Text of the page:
Epic Bicycle Ride
URUS-MARTAN — Seeking the greatest spiritual experience in a Muslim’s life, a 63-year-old Chechen criss-crossed 13 countries on his rusting bicycle to join nearly three million Muslims from across the world in performing hajj.
“I was only afraid, and am afraid, of God — and that I might not reach my goal,”
Dzhanar-Aliyev Magomed-Ali told Agence France Presse (AFP) on Monday, January 29, after retuning home from the spiritual trip.
Magomed-Ali finished a 10-week trip on his old bike from Urus-Martan, a small village in Chechnya, to the holy city of Makkah in Saudi Arabia.
The distance between the capital Grozny and Makkah is nearly 5,000 kilometers but the aging Chechen clocked up nearly 12,000 kilometers in his circuitous route.
He said the inspiration came from his mother who visited him in a dream.
Determined to make the journey, Magomed-Ali took the precaution of training for his tough road, taking short cycle-rides around Chechnya’s war-ravaged landscape.
The elderly Chechen also equipped himself with 11 spare bicycle chains and six replacement inner tubes for his bicycle.
He recalled the unprecedented route he made through 13 states on his mud-splattered “iron horse” as he calls his old bicycle.
He left his village on November 8 heading to neighboring Azerbaijan, where he camped outside the Saudi embassy hoping for a visa.
“The consulate’s employees took me to be abnormal and couldn’t understand how I planned to get to their country by bicycle,” Mogomed-Ali told AFP, wearing his traditional sheepskin hat and woolen jumper.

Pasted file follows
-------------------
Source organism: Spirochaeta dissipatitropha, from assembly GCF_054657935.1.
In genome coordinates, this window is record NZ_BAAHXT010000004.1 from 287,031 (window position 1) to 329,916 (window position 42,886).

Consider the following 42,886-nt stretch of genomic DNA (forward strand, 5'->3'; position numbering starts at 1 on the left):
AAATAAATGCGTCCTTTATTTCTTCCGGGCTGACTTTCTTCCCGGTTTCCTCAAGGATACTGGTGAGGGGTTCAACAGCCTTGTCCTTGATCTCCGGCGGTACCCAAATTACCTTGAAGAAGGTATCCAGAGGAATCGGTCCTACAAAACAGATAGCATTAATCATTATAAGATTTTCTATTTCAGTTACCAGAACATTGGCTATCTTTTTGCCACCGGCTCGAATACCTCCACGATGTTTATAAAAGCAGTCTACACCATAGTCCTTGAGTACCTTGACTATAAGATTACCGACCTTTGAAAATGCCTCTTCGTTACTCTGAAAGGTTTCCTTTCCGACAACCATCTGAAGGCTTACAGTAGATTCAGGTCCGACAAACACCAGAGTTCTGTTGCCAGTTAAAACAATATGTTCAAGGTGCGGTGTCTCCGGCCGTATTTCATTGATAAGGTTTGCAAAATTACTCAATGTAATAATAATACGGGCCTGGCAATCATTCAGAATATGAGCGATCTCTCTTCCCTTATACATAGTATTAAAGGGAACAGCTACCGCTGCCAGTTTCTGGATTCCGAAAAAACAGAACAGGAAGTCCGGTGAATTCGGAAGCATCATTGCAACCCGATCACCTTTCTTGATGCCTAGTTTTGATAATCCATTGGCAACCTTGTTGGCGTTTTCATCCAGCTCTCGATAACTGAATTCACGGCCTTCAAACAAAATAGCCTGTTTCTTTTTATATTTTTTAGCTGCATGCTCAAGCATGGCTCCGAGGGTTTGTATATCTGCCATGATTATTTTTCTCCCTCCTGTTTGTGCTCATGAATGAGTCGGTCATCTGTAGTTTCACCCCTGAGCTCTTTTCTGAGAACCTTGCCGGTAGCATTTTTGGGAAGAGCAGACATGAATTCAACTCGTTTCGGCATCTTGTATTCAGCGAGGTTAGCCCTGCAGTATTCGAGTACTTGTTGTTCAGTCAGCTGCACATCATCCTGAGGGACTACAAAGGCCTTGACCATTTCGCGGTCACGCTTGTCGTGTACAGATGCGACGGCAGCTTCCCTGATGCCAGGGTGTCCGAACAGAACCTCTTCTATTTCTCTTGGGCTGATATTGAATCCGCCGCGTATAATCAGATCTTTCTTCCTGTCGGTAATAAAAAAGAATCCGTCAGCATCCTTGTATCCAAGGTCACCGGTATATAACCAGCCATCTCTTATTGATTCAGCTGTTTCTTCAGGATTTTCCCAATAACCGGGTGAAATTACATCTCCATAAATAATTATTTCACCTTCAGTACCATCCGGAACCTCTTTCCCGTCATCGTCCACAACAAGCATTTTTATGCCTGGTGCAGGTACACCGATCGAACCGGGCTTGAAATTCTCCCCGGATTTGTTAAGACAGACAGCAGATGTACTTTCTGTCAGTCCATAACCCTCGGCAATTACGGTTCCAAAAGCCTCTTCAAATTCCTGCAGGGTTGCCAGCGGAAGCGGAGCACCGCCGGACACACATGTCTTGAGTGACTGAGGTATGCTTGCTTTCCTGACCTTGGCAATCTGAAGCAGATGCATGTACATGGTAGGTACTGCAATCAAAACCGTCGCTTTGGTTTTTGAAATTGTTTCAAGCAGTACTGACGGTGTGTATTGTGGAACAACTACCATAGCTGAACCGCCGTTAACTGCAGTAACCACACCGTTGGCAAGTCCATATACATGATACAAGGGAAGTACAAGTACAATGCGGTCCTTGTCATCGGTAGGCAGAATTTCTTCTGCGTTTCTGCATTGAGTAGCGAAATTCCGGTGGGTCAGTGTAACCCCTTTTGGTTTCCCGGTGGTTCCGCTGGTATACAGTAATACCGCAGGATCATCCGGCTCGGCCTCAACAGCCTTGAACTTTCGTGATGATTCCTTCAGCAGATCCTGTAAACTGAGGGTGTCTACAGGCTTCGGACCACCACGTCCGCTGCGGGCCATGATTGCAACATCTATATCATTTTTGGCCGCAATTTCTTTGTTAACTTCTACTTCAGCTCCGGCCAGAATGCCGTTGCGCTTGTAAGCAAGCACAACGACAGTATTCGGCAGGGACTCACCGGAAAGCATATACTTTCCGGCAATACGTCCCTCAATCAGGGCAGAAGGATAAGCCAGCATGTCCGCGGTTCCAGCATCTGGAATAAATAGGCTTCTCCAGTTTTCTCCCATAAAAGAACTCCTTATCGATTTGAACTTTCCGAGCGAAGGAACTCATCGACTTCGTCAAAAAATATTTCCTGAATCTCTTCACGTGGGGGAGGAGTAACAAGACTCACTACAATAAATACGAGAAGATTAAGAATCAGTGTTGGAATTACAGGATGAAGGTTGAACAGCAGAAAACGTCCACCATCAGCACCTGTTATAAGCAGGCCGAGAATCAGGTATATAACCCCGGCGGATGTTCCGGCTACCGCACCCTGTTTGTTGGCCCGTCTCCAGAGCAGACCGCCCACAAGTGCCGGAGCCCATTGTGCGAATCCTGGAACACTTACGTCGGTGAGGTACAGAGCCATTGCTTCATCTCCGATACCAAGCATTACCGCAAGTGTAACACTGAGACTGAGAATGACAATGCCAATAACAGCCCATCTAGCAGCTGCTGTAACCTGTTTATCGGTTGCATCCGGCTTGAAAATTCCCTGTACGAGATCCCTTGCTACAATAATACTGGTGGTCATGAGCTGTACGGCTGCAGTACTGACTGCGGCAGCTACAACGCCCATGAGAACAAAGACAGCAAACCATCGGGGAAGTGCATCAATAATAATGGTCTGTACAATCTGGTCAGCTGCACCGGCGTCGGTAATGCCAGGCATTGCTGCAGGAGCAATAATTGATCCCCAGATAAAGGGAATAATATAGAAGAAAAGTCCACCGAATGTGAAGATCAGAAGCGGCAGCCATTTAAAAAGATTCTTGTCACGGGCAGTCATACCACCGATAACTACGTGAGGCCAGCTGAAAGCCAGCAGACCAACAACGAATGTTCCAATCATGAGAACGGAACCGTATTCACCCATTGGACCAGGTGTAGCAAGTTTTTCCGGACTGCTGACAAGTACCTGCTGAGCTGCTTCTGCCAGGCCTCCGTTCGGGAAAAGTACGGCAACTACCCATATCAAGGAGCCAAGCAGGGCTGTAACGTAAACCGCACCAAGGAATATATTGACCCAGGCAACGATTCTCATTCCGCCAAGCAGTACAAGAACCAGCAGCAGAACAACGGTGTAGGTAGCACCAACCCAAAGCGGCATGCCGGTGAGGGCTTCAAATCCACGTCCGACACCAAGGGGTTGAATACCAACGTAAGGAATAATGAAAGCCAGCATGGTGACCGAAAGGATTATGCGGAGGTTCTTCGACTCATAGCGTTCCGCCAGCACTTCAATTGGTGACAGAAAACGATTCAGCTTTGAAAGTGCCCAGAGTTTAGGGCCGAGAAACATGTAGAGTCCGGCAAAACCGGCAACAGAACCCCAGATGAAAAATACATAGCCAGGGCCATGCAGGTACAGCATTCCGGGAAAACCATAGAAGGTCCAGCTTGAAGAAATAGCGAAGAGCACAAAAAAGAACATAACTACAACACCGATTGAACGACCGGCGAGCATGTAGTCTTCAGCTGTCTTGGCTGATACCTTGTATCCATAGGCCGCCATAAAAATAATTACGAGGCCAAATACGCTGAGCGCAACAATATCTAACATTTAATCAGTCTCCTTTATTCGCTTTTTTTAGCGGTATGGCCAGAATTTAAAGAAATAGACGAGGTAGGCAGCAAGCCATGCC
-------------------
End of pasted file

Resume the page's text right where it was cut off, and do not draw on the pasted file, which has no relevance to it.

After 18 days of relentless efforts with the consulate officials, he gave up and headed south across the border into Iran.
But later came the hardest leg of his journey when he reached war-ravaged Iraq, where he faced a dilemma with the US soldiers.
“Because I hadn’t got a visa, they broke my bicycle, smashed it against the ground and called me a Russian pig,”
“I told them I wasn’t Russian but a Muslim and they seized my passport and pointed to the crosses on the cover.”
He was then forced to turn around and head back to Iran and around Iraq through Armenia and Georgia, down through Turkey, Syria and Jordan.
Finally, after further border wrangles, the Chechen faithful reaches Saudi Arabia to seek his cherished destination, Makkah.
In the holy city, Mogomed-Ali was well-received and offered prayers for his family and homeland, before turning round and heading back home.
Despite the hardships he encountered, the old Chechen is now counting his blessings.
“I did the hajj in order to fulfill the will of my mother, who gave me life and taught me love for my homeland, which for me is priceless,”
Mogomed-Ali said, standing beside the bike adorned with the emblem of Chechen independence fighters.
The small mountainous republic of Chechnya has been ravaged by conflict since 1994, with just three years of relative peace after the first Russian invasion of the region ended in August 1996 and the second began in October 1999.